Tesla is set to reveal its first electric big-rig truck in October — here's everything
Tesla is planning to get into the trucking business.
The electric-car maker is set to unveil its first electric big rig on October 26, CEO Elon Musk said in a tweet Wednesday night.
And while Musk hasn't said much about the upcoming vehicle, some details have leaked about what we might see.
Tesla has been working with truck makers on the vehicle's design.
Tesla CEO Elon Musk said the company was working with major truck companies to design Tesla's all-electric big rig
. "We are showing off a working prototype at the end of September, but we have shown it to people who buy heavy-duty trucking, and they all love it. They just want to know how many can they buy and how soon," Musk said during Tesla's annual shareholder meeting, hosted in July at the Computer History Museum in Mountain View, California. "We are getting them closely involved in the design process," he added. Tesla is including the companies in the design process because it helps ensure their needs are met, Musk said.
Two trucks demonstrating "platooning" technology. Thomson Reuters
Tesla may announce some of its trucking partners at the event.
Because Tesla has already said it has been working with trucking companies on the design, it's possible the automaker could share who some of these partners are. They could include large truck carriers as well as shippers, according to a recent note from Morgan Stanley analysts Ravi Shanker and Adam Jonas. Tesla could also be working with the trucking companies Schneider National and XPO, as well as FedEx, according to Jonas.
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Tesla should reach full-scale production for the big rig sometime in 2019.
Musk also said the company would most likely reach full-scale production for the truck in 18 months to two years.
And deliveries could begin in 2020.
The big-rig truck could go on sale as soon as 2020, according to the Morgan Stanley analysts.
The truck may have a range of 300 miles per charge.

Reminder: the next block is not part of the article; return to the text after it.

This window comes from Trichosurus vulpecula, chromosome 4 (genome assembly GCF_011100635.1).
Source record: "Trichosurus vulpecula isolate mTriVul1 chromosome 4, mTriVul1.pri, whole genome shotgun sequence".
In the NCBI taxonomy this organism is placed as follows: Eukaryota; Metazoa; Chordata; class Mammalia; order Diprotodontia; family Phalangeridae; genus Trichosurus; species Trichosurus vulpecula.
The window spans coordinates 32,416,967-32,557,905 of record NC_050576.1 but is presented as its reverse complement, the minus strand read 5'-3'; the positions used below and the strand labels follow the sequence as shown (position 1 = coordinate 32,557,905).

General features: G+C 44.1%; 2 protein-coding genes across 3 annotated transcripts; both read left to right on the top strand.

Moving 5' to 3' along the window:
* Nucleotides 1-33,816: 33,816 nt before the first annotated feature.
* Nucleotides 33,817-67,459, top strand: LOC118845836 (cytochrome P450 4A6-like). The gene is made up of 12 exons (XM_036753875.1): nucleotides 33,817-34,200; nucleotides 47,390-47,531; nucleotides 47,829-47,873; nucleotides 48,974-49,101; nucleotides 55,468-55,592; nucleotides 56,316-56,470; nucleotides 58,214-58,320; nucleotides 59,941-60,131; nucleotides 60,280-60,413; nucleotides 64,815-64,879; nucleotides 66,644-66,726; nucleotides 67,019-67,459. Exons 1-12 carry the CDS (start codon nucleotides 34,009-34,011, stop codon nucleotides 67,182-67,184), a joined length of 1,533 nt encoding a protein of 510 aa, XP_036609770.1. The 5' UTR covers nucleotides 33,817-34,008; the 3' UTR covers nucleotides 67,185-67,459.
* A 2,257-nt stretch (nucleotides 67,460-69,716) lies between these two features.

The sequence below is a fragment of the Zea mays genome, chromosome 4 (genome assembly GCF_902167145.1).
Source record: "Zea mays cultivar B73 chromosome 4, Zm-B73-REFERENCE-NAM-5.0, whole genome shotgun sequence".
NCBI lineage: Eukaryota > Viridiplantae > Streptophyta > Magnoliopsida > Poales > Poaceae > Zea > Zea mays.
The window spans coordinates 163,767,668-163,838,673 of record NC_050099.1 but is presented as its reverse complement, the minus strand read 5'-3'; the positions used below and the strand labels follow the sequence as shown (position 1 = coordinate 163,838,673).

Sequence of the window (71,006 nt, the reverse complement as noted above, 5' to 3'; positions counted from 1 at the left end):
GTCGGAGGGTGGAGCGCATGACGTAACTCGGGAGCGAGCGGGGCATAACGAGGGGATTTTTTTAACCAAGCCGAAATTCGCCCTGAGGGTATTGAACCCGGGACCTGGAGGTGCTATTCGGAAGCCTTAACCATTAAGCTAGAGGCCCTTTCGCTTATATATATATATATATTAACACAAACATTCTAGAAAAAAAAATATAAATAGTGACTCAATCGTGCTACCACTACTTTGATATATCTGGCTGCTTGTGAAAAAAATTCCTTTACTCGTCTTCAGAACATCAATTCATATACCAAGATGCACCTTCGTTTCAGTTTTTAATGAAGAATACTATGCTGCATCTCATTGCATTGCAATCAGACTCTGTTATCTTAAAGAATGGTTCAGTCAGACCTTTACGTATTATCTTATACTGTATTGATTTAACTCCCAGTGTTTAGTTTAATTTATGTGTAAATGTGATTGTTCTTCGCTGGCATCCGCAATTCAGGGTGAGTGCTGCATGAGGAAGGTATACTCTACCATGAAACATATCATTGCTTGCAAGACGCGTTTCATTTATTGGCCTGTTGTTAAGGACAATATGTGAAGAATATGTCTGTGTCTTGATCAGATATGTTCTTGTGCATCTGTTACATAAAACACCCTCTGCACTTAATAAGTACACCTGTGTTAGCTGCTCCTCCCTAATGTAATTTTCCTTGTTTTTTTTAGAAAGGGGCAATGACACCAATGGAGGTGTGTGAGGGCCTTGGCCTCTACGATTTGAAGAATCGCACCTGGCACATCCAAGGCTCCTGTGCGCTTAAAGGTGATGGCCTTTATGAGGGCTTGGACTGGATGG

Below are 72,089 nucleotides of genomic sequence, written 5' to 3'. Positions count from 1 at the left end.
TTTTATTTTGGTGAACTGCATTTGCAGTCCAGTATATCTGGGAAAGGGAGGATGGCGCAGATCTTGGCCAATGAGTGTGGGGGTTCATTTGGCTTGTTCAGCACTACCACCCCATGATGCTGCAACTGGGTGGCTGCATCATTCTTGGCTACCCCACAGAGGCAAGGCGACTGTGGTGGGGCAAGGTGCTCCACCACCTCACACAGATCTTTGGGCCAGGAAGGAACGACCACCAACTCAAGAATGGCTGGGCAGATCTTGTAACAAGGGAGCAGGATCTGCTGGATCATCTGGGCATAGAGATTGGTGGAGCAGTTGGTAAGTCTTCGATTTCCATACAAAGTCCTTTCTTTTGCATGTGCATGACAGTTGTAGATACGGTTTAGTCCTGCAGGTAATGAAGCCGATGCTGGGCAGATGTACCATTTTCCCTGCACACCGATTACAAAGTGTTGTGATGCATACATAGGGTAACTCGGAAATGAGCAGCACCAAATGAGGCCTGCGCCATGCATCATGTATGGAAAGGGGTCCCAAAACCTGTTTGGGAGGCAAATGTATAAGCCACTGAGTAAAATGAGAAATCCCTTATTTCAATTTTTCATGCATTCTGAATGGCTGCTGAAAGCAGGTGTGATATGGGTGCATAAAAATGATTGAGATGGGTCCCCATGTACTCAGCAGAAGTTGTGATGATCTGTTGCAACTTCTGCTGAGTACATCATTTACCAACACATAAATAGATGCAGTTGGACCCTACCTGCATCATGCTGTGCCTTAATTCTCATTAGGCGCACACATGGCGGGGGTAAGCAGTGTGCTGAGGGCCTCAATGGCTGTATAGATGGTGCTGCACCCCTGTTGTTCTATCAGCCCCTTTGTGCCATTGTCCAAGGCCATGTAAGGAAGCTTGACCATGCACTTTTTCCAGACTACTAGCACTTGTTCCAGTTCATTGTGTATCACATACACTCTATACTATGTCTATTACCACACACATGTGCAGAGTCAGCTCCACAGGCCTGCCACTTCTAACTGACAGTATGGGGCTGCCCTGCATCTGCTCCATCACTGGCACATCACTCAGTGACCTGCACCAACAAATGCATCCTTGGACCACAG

With a full charge, the truck will have a range of about 200 to 300 miles with an average payload, according to a Reuters report
that cited an executive for the fleet operator that met with Tesla. To help put that into perspective, conventional diesel-powered trucks can travel up to 1,000 miles on a full tank.
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Tesla could introduce a battery-swapping business or ultrafast recharging to help with the truck's range.
To compete with traditional diesel trucks, Tesla may offer new charging solutions. "Tesla will have to clearly address these issues at the event to be able to sell the idea of an electric semi-truck to a deeply skeptical industry," Jonas and Shanker said in the note. The analysts said the company was unlikely to include a more than 1,000-kilowatt-hour battery, which would provide a range of 600 to 700 miles, because it would be too expensive. "Instead, we believe that Tesla would choose to put in a smaller battery (around 250-300 kWh) and choose to solve the range problem either through optional battery swapping or very rapid supercharging/flash charging," Jonas and Shanker said.
It could have self-driving technology similar to Autopilot.
The truck is expected to have self-driving technology that allows it to drive autonomously while traveling in platoons, according to a Reuters report
that cited an email discussion between Tesla and the Nevada Department of Motor Vehicles.
Tesla may have already begun testing its truck.
It's most likely that Tesla has been testing a prototype truck on public roads for several months, according to the Morgan Stanley note. According to a Reuters report
, Tesla was in discussions with the Nevada Department of Transportation in June about the possibility of testing two prototype trucks in the state.
The truck could begin pricing at $100,000.
The Tesla big rig could begin pricing at $100,000 if the company charges separately for leasing batteries, according to Morgan Stanley, adding that Tesla might charge a $5,000 deposit